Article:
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Hughes adopts a distance-learning approach to work out new charges

HE might have been befuddled by the assorted demands on his time in the immediate aftermath of his first match in charge, but John Hughes' opening words were curious all the same.

John Hughes watches his Inverness Caledonian Thistle side earn an away draw
John Hughes watches his Inverness Caledonian Thistle side earn an away draw

"I don't know how Terry does it," exclaimed the new Inverness Caledonian Thistle manager of his predecessor, Terry Butcher. "I don't know how he did so well and I don't know where he gets these players."

It was a staggeringly candid admission. Even factoring in Hughes' default daftness, it did not seem the sort of thing a manager should be saying just four days into his tenure and minutes after a run of five consecutive victories had been interrupted by a goalless draw in the opening game of his stewardship.

But perhaps his bewilderment was understandable; after all, how do you improve on the remarkable job Butcher did in the Highlands before leaving for Hibernian? Indeed, there is an argument that there has never been a worse time to take charge of Inverness. Sure, inheriting a side second in the SPFL Premiership, in the semi-finals of one cup and the last 16 of the other, might seem appealing - particularly for a manager with a reputation to rehabilitate - but with such status come complications absent when taking charge of a struggling club.

Granted, reversing last season's semi-final exit against Hearts in the League Cup when the sides meet on February 2 would afford Inverness a place in their first major final, and avoiding the sort of stumble that afflicted Butcher's side in the aftermath of that shootout defeat at Easter Road may even bring European football for the first time, but it is possible things may never get any better than they are right now. Hughes would be managing decline.

He hinted as much when he spoke about being "reluctant to change things" lest any alterations had a negative effect, but sometimes adaptations are required. Take Saturday as an example. Inverness were well short of their best against an impressive St Mirren but, despite Butcher regularly referencing the greater depth in the squad this term, the XI who started the game also finished it. Whether that was Hughes' doing or not remains unclear. The manager watched the game from the stand and empowered erstwhile caretaker Duncan Shearer and coach Scott Kellacher to lead the discussions before the game and at the interval, and that devolution of responsibility may have extended to substitutions too.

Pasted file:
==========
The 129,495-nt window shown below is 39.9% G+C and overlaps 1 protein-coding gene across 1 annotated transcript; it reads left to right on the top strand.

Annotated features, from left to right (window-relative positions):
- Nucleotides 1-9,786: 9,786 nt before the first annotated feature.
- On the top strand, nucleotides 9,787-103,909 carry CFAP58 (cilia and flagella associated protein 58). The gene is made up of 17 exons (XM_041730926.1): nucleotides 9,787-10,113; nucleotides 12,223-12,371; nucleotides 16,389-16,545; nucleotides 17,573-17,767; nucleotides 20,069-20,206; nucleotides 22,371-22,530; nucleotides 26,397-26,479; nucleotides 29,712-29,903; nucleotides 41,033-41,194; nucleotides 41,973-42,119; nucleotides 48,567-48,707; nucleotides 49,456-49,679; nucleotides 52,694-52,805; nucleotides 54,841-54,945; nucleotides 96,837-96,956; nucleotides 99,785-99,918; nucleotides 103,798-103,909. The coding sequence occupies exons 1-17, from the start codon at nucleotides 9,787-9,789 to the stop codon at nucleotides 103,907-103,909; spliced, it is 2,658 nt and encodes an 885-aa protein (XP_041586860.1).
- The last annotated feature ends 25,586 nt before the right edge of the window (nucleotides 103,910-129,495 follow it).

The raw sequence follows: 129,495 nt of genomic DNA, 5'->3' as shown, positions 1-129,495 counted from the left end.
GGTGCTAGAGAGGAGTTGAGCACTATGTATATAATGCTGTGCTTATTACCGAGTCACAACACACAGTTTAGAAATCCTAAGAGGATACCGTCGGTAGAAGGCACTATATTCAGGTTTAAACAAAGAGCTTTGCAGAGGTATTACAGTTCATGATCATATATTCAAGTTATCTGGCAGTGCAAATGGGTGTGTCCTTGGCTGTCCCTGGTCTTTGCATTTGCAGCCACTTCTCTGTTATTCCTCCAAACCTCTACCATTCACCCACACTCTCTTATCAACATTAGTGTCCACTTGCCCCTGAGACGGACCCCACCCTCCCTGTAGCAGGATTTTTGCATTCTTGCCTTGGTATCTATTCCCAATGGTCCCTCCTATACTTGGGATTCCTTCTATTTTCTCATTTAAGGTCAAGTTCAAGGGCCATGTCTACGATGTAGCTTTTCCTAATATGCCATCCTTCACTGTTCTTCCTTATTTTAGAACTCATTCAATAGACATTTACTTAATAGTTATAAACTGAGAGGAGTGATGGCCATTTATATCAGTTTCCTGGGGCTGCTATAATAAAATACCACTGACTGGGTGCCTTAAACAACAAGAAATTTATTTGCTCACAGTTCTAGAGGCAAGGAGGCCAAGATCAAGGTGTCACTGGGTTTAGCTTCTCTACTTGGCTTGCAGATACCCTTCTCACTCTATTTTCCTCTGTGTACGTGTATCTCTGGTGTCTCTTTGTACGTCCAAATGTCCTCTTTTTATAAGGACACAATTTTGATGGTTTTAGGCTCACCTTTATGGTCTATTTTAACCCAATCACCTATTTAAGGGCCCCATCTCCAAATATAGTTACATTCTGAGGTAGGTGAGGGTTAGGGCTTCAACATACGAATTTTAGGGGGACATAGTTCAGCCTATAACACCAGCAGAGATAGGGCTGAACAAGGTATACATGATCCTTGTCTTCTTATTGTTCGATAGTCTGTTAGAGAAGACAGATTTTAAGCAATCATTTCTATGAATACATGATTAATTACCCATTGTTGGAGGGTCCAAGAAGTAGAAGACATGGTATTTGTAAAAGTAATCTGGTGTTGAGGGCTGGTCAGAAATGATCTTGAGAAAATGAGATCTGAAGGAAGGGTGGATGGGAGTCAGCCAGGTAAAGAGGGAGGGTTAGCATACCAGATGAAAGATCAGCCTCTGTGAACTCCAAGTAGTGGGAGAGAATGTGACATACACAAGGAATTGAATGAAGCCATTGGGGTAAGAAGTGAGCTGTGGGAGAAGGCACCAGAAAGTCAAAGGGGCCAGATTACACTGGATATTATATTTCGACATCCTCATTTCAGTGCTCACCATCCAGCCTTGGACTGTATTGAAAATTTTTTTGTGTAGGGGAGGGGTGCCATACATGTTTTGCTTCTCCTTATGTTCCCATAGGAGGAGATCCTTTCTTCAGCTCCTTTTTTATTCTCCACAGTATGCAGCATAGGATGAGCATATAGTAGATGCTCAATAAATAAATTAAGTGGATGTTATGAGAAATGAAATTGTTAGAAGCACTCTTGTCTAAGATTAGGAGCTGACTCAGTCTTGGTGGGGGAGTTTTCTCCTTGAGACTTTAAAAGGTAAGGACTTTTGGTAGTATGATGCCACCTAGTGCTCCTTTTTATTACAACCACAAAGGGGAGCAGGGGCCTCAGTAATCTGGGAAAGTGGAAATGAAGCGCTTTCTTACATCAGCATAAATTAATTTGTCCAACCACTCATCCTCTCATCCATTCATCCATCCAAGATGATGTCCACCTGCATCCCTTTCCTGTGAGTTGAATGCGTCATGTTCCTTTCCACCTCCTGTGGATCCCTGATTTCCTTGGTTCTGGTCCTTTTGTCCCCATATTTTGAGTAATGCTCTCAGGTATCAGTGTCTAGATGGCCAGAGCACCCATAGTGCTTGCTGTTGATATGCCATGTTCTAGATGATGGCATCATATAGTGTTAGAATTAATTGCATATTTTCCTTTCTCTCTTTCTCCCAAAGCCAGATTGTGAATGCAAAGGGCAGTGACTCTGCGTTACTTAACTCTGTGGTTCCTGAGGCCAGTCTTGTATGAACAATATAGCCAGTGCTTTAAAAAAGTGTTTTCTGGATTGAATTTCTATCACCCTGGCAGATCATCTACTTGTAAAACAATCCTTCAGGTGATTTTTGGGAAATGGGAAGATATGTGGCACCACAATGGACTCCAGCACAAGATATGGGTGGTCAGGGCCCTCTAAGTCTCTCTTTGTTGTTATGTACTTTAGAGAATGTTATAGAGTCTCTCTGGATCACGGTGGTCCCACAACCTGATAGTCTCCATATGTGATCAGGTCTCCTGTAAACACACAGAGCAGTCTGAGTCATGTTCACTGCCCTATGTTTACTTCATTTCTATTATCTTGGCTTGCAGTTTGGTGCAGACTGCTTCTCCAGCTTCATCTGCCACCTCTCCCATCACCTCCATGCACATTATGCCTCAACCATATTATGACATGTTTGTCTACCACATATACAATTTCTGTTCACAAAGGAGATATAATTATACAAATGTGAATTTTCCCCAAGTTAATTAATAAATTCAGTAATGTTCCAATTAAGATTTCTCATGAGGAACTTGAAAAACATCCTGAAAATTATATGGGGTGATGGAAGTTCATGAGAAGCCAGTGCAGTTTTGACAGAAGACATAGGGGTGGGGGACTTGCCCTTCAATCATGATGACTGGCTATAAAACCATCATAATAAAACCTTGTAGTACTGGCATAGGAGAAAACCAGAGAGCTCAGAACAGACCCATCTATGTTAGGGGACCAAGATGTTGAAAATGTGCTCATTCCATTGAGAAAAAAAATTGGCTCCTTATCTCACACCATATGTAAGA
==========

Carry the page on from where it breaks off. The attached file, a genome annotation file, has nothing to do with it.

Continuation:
When asked if such deference would continue, Hughes was strangely noncommittal - "when you go into a dressing room you've got to go with the flow" - and cited the regard in which the squad hold Shearer. Goalkeeper Dean Brill echoed that sentiment and confirmed that the manager's involvement was peripheral. "At half-time, he said a few words and it was nothing that anyone wouldn't say anyway. He just told us to carry on what we were doing and he'll try and help us wherever he sees fit. He spoke well and gave us the confidence to keep doing what we've been doing."

Maybe that is all Hughes needs to do. Maybe a fresh voice can give the players that bit of extra motivation and spur them on to even greater heights in the short term, at least. Why alter the tactics or personnel when it is working? "They are such a well-oiled machine that I don't know how having a new manager would have affected them," said Steven Thompson, who made his 100th appearance for St Mirren and was denied by Brill on three occasions. "The players know their roles inside out but whether that changes over time we'll see."

One thing that has changed in recent weeks are the fortunes of St Mirren. The relegation fears of September are a distant memory, cast aside amid a nine-match run in which they have lost just once. Danny Lennon's lot were the better team on Saturday and, on another day, would have taken a couple of the numerous chances that came their way, but that misfortune was not the cause of too much dismay post-match.

Of more concern would be if a similar scenario is played out in Paisley tomorrow when Queen of the South visit in a William Hill Scottish Cup fourth-round replay. With their defence of the League Cup over, failure to earn a place in a knockout competition into the new year would cast something of a pall over the club and make for a grim slog to the end of the term. "It's a big week for us," Thompson acknowledged.

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